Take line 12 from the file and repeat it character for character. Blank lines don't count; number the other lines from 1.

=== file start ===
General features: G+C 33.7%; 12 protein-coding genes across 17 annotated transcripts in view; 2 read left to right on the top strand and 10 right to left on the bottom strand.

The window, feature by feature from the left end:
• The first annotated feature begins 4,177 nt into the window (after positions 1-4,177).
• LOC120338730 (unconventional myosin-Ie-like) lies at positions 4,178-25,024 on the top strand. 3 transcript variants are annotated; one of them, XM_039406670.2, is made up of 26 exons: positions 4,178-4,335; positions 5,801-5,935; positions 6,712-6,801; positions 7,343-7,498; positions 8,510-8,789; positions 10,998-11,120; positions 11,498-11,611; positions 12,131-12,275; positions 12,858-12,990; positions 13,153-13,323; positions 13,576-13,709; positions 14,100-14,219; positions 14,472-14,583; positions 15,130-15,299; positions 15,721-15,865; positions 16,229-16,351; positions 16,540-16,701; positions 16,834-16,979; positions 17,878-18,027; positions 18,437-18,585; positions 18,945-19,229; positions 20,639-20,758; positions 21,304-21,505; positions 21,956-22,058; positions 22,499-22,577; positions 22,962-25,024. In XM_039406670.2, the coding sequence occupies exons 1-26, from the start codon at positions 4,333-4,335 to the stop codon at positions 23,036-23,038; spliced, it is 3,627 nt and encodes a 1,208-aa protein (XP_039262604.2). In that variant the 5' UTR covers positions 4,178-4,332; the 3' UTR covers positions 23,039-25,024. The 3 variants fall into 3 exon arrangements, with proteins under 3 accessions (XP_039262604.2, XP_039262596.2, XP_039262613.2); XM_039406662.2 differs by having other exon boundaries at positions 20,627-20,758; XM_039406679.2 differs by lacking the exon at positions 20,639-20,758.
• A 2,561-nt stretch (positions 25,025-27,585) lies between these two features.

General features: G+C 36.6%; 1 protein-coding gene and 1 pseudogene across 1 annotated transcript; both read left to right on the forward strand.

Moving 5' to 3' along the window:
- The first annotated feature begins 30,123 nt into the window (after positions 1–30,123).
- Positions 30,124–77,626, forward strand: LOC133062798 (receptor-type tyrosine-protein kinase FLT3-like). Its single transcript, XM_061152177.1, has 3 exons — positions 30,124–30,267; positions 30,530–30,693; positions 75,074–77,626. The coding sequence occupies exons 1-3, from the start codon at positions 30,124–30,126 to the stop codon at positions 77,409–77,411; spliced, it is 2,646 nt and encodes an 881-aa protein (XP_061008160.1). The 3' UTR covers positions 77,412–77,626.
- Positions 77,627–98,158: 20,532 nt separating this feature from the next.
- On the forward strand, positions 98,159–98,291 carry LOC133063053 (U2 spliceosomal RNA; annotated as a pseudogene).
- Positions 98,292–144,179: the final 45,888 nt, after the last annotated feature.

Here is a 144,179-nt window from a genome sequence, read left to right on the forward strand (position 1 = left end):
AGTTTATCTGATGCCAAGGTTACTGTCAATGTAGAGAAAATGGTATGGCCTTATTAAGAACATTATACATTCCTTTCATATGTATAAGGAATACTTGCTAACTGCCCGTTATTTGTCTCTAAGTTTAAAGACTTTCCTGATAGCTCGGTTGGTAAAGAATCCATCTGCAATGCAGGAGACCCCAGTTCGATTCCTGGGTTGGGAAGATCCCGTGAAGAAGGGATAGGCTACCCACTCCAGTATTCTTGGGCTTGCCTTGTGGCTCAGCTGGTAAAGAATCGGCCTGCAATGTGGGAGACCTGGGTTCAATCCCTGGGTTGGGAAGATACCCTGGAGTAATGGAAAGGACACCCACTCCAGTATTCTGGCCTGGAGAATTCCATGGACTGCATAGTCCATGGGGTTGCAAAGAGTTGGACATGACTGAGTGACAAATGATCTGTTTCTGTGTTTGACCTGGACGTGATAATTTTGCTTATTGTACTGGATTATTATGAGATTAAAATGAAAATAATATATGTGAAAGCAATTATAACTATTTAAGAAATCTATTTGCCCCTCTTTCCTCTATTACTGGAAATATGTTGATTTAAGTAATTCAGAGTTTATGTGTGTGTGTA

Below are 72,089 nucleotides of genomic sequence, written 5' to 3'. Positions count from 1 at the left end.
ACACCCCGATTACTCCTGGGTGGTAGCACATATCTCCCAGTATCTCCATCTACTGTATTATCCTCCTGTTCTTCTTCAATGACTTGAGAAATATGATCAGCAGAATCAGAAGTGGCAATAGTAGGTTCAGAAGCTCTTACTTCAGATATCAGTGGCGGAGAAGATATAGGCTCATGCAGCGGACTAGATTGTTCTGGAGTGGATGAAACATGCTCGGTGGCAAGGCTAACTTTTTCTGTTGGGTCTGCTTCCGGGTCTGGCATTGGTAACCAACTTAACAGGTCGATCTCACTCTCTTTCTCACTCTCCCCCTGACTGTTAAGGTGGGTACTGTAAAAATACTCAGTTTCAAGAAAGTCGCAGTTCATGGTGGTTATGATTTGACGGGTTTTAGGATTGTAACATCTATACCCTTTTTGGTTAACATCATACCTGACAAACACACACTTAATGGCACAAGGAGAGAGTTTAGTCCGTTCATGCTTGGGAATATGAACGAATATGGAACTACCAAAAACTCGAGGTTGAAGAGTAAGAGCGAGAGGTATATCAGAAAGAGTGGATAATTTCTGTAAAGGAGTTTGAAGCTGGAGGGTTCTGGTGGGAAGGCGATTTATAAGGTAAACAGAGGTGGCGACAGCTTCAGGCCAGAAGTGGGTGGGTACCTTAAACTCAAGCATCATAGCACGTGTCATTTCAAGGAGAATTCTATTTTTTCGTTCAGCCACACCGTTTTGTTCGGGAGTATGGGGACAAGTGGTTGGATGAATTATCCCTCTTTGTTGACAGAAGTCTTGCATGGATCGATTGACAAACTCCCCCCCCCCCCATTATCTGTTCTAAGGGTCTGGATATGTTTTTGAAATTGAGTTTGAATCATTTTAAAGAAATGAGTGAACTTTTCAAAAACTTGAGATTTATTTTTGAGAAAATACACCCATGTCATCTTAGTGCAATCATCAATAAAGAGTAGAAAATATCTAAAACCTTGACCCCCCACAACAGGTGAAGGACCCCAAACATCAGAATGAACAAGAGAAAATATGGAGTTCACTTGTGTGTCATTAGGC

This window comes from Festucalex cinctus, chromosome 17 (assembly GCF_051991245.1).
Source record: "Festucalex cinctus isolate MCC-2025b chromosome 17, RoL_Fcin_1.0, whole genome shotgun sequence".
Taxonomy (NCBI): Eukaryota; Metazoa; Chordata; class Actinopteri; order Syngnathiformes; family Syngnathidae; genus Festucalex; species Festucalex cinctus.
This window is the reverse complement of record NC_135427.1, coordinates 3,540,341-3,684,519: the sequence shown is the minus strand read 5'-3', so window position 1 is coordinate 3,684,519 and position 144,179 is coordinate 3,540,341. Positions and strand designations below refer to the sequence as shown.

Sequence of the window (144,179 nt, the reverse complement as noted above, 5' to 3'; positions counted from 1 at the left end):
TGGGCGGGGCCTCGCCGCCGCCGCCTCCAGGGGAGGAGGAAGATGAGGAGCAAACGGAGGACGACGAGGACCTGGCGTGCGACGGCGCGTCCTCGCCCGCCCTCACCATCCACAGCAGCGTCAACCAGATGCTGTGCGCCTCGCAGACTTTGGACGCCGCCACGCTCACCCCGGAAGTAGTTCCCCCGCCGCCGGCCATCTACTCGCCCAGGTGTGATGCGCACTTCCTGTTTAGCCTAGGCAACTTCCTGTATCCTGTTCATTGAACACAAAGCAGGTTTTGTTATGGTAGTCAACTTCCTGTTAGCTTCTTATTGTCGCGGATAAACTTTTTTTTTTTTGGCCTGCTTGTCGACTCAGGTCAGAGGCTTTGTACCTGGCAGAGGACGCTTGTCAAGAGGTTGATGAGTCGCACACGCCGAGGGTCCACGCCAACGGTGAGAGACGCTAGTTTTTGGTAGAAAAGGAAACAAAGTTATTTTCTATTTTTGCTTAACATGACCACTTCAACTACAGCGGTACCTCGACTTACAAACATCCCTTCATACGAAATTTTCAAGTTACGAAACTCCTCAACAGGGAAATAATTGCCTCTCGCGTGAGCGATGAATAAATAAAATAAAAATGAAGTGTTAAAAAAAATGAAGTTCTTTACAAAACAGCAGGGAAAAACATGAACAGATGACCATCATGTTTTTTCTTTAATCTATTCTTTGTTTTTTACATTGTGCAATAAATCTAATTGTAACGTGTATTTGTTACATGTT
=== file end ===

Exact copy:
- Positions 98,292–144,179: the final 45,888 nt, after the last annotated feature.